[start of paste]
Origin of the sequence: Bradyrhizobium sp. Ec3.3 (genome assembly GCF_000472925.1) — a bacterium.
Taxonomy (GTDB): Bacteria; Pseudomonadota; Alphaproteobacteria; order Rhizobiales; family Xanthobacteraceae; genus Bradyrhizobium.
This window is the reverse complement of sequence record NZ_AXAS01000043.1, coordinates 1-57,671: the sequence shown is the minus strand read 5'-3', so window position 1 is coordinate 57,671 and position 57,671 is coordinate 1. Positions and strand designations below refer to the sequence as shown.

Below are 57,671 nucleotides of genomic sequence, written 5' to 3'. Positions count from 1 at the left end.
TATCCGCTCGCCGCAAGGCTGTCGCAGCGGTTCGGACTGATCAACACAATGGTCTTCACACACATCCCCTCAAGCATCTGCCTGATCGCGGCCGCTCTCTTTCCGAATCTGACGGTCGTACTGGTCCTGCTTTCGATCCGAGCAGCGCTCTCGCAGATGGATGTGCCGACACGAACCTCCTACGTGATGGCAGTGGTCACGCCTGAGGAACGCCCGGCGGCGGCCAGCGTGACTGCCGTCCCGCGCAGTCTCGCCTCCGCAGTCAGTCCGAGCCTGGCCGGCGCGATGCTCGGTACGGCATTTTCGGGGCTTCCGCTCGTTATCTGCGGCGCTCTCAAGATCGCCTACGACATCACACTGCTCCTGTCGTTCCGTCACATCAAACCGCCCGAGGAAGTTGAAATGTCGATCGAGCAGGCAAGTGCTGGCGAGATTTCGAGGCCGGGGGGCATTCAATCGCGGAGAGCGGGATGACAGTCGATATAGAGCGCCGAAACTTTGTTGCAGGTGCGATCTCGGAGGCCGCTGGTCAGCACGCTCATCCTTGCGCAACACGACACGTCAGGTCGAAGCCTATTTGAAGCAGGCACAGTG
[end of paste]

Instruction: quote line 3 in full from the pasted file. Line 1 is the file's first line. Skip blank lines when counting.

This window is the reverse complement of sequence record NZ_AXAS01000043.1, coordinates 1-57,671: the sequence shown is the minus strand read 5'-3', so window position 1 is coordinate 57,671 and position 57,671 is coordinate 1. Positions and strand designations below refer to the sequence as shown.